The US Should Adopt a Single Payer Health Care System
PRO (3 arguments)
Single-payer healthcare is a system in which the state, rather than private insurers, pays for all healthcare costs excluding elective healthcare.
Quality health care is tantamount to the life, liberty, and happiness of citizens. Without adequate treatment options, it is impossible to maintain one’s body and enjoy one’s life. Access to health care directly dictates our quality of life and ultimately our freedom, and is a civil right entitled to all citizens. Arguably, the primary role of government is to ensure that all citizens are able to maintain their rights. According to the Declaration of Independence, “We hold these truths to be self-evident, that all men are created equal, that they are endowed by their Creator with certain unalienable Rights, that among these are Life, Liberty and the pursuit of Happiness.” If 48 million Americans are uninsured, the state is not fulfilling its obligation to promote unalienable rights, such as life, liberty, and the pursuit of happiness. A system of universal, single payer health care is the clearest way for the government to ensure the rights of the American people. As Dr. Duncan Cross describes, “Civil rights are what we call those claims necessary to secure free and equal citizenship, secondary to basic rights. For example, we have the right to vote because society is ordered in a way that makes voting both possible and essential to our free and full participation in society. Voting is a civil right. Health care is a civil right because society is ordered in such a way as to make it both possible and essential to the free and full participation of the sick, injured and disabled in society. I can tell you: lack of health care makes it impossible for one to participate freely and fully in society.”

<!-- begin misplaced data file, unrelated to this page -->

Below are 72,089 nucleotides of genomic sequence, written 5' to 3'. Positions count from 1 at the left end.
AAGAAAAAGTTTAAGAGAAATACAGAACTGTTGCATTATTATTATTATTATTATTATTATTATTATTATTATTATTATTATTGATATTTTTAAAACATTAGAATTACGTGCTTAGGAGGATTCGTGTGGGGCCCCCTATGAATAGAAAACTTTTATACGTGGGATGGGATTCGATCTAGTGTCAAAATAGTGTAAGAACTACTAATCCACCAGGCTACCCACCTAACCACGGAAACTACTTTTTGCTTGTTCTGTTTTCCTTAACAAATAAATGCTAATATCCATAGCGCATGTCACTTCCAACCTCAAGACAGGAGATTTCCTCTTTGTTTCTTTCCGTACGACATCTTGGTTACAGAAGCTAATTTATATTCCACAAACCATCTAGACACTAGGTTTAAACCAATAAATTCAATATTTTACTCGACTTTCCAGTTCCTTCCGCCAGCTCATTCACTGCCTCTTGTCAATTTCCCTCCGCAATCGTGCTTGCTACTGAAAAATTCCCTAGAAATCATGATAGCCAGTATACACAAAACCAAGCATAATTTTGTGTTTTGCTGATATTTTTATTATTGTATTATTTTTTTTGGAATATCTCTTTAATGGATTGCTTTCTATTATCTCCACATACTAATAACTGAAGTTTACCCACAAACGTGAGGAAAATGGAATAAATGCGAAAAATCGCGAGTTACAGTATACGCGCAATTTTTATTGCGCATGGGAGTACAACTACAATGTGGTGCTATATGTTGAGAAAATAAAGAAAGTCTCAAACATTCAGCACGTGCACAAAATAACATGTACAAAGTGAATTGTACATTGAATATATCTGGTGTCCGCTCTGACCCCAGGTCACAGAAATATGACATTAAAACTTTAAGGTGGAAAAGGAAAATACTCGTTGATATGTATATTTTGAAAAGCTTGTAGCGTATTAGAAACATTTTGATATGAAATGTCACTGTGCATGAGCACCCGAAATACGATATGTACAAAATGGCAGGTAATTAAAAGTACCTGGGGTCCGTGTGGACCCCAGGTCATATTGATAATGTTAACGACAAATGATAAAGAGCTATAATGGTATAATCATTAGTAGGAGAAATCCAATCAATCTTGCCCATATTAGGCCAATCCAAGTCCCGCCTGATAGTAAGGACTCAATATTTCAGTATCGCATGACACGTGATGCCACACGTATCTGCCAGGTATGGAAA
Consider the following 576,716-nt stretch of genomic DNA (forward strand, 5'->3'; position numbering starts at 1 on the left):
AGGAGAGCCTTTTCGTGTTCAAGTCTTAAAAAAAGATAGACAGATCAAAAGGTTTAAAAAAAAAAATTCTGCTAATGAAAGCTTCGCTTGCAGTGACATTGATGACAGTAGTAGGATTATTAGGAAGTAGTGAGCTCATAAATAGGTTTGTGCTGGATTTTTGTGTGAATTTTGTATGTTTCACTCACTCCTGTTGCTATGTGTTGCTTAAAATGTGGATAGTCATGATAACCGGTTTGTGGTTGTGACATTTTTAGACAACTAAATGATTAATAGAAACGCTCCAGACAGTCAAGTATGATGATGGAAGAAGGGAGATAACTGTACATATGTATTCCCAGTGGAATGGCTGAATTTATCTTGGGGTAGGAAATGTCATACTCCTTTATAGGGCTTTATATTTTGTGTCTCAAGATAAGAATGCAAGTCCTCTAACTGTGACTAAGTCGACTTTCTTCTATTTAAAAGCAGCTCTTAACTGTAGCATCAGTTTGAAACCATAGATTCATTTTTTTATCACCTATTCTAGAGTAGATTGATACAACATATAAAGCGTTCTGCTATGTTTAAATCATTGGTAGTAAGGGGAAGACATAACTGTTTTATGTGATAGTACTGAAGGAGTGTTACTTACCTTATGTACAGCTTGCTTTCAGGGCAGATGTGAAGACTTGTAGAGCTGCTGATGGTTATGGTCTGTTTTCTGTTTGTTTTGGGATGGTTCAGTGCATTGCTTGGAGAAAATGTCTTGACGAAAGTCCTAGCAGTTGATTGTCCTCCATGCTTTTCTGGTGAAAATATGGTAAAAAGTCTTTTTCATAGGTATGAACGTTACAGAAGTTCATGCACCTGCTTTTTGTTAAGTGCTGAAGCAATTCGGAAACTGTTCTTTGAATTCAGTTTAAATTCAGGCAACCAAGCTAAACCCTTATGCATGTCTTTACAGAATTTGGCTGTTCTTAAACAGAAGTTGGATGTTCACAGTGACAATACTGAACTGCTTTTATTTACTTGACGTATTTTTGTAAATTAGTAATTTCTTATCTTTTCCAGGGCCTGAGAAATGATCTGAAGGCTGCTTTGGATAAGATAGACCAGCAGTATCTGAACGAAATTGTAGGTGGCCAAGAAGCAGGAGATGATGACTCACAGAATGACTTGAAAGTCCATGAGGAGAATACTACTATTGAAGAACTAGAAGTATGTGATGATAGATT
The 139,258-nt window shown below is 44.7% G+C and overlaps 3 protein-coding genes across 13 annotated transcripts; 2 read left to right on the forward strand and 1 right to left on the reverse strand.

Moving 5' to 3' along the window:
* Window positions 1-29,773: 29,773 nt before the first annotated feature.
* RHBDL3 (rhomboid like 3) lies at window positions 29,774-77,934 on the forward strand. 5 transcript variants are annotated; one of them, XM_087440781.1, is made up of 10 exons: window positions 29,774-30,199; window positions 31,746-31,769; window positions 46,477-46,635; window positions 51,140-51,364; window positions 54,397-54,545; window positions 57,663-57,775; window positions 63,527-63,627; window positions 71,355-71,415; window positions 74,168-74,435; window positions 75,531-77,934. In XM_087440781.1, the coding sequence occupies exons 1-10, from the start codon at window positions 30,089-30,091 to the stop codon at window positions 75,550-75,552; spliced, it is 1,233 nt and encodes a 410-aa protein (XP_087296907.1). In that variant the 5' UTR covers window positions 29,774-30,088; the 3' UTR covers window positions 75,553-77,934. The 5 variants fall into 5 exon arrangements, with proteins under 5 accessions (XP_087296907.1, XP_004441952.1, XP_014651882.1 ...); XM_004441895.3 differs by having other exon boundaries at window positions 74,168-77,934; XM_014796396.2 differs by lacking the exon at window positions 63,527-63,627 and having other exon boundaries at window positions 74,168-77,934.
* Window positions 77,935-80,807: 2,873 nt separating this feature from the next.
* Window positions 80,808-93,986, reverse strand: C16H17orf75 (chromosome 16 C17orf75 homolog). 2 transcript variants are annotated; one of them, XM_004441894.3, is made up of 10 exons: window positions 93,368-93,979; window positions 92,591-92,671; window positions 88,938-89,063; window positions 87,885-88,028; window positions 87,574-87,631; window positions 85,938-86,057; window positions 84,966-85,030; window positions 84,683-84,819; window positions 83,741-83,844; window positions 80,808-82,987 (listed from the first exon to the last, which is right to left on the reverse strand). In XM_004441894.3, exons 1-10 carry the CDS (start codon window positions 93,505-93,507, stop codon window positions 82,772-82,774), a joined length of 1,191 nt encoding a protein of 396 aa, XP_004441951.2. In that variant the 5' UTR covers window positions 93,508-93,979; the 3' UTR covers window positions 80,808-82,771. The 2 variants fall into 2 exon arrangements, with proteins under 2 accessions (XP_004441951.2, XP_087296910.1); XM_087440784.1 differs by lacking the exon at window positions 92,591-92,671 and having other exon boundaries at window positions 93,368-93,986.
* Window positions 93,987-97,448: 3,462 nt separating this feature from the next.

In order to have a true democracy and have everyone have the same chance at having a good life, we need to have a single payer health care system. Everyone should have the same chance at having a stable income and that simply cannot happen if 48 million people do not have health care or any other insurance.
The U.S is one of the few countries that has yet to adopt a single payer health care system and therefore, is losing billions of dollars. The U.S is throwing away taxes that all of us have to pay for because it has refused to adopt an efficient system that would save billions.
The United States spends 17% of its entire GDP solely on health care, by far the highest in the industrialized world. On the other hand, in Canada, a nation with a Single Payer, Medicare-for-all system, everybody has health insurance. And conversely, Canada only spends 10% of its GDP on health care. A new poll conducted by the Toronto-based Nanos Research points to overwhelming support — 86.2 percent — for public health care (single payer) in Canada, while in the US, only 40% of Americans support the current health care (Huffington Post). Let's say the switch we did was mirroring the Canadian model.Government Accountability Office studies concluded, “If the US were to shift to a system of universal coverage and a single payer, as in Canada, the savings in administrative costs [10 percent of health spending] would be more than enough to offset the expense of universal coverage.” It is a common myth that single payer would increase costs to the government and raise current deficits. But many federal studies have shown that the overall cost saving